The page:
[Marxism] Rallying Around an Insurgent City

Louis Proyect lnp3 at panix.com
Fri Apr 9 07:11:29 MDT 2004

Rallying Around an Insurgent City

By Karl Vick
Washington Post Foreign Service
Friday, April 9, 2004; Page A01

BAGHDAD, April 8 -- Solemn announcements boomed from mosques across 
Baghdad on Thursday beseeching Iraqis for donations of blood, money and 
medical supplies for "your sons and brothers in struggling Fallujah." 
And across the capital, Shiite Muslims joined Sunnis in rolling up their 
sleeves and reaching into their pockets.

The U.S. Marines' incursion into Fallujah, the eager contributors said, 
has recast the city long known as the epicenter of the volatile Sunni 
Triangle as a freshly minted emblem of shared religious identity.

Since a massive multiple suicide bombing on March 2 killed more than 140 
people here and in the Shiite holy city of Karbala, Iraq has been shaken 
by assassinations of clerics and attacks on mosques that religious 
leaders say were calculated to sow mistrust between Shiites and Sunnis. 
But on Thursday, residents of Kadhimiya, this overwhelmingly Shiite 
neighborhood in northern Baghdad, were giving what they could to help 
Sunni insurgents in Fallujah.

"This is the last food in my home," said Lemiya Wan, bent low by age and 
the effort of pulling a wooden cart laden with rice, sugar and a 
five-gallon can of cooking oil. "I give it for my brothers in Fallujah 
and everywhere in Iraq. God bless them. They are my brothers. They 
didn't do anything, the mujaheddin."

The old woman parked the cart at the edge of a Shiite shrine and reached 
a wrinkled hand into her enveloping black abaya. It emerged with five 
5,000-dinar notes, about $17, which Wan counted into the hand of a 
smiling Shiite cleric.

"I was going to buy for Arbaeen," she said, naming the Shiite holy days 
that commence this weekend. "But our blood is boiling for our brothers!"

The cleric, Hassan Toaima, surveyed the scene with satisfaction as 
people filled a tent erected beside the shrine, flexing and unflexing 
their fists to push blood from their veins into plastic sacks that would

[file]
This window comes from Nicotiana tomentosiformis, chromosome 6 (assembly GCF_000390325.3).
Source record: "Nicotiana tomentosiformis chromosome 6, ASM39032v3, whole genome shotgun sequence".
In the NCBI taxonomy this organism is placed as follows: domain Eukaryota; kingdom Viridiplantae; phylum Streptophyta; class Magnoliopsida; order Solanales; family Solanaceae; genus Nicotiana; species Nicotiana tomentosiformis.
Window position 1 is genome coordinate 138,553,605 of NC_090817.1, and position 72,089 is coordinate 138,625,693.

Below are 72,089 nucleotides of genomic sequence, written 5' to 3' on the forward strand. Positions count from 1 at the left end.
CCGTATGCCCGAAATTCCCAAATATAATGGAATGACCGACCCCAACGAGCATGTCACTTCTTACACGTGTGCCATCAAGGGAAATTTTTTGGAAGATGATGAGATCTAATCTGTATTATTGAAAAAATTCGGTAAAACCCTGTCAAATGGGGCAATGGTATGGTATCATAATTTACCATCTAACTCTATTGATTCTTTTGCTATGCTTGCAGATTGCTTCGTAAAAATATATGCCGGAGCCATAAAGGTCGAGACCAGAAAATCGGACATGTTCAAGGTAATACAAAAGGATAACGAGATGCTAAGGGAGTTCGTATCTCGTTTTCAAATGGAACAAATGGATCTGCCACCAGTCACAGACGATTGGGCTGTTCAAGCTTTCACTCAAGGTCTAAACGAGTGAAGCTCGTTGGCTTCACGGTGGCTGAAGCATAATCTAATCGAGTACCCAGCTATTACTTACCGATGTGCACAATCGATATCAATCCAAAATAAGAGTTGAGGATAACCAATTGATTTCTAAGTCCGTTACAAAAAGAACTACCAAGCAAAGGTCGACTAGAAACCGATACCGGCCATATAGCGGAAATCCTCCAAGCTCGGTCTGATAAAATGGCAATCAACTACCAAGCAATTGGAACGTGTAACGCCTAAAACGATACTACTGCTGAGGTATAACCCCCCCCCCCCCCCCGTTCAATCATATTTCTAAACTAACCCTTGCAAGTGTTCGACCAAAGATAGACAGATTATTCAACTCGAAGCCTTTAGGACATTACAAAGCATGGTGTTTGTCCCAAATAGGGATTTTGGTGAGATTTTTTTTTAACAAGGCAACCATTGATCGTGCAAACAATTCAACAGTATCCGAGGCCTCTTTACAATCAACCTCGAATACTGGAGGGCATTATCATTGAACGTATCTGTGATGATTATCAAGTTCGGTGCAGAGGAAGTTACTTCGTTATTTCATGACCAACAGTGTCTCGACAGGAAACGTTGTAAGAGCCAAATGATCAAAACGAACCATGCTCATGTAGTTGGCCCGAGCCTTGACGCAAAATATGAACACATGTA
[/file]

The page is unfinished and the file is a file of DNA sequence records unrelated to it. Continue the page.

be carried to war wounded in Fallujah.

"Look!" said Toaima, his eyes dancing below a tightly wrapped white 
turban. "This is strong proof that the people of Iraq will end wars 
between Sunni and Shiite before they begin.

"And we welcome Iraqis of all religions -- Jews, Christians, everyone -- 
to come and help the people of Fallujah and Karbala and Mosul and 
Nasiriyah and Basra."

The enthusiasm was shared at the sprawling complex that was known as the 
Mother of All Battles Mosque under President Saddam Hussein. Now it is 
home to the Association of Muslim Scholars, which controls 70 Sunni 
mosques in Baghdad and organized this week's drive for blood, cash, food 
and medical supplies.

"Sunni and Shiites together," said Ziyad Hamid, a council employee. 
"Unity existed before, but now it's becoming stronger still."

Flyers cast the Fallujah donations as a means of breaching the 
roadblocks that occupation forces have set up between Baghdad and 
Fallujah, cutting off all traffic in and out of the western city while 
the 1st Marine Expeditionary Force confronts stubborn resistance 
fighters and searches for those responsible for killing and mutilating 
American security contractors there last week. Though widely and 
immediately condemned by Iraqis, that episode has been overshadowed by 
repeated reports of high civilian casualties in this week's fighting 
between Marines and guerrillas.

The bombing of a wall around a mosque, from which the U.S. military said 
insurgents were firing on Marine patrols, sharpened the focus for many 

"Prevent killing the innocents in Fallujah by all means available, or 
your turn will come," read a hand-out at the Kadhimiya blood donation 
tent that invoked the Shiite saint Hussein as well as the staunchly 
Sunni city. "Where are the lovers of Hussein and where are the heroes? 
Go there. Go to Fallujah carrying food and medicines."

full: http://www.washingtonpost.com/wp-dyn/articles/A62783-2004Apr8.html


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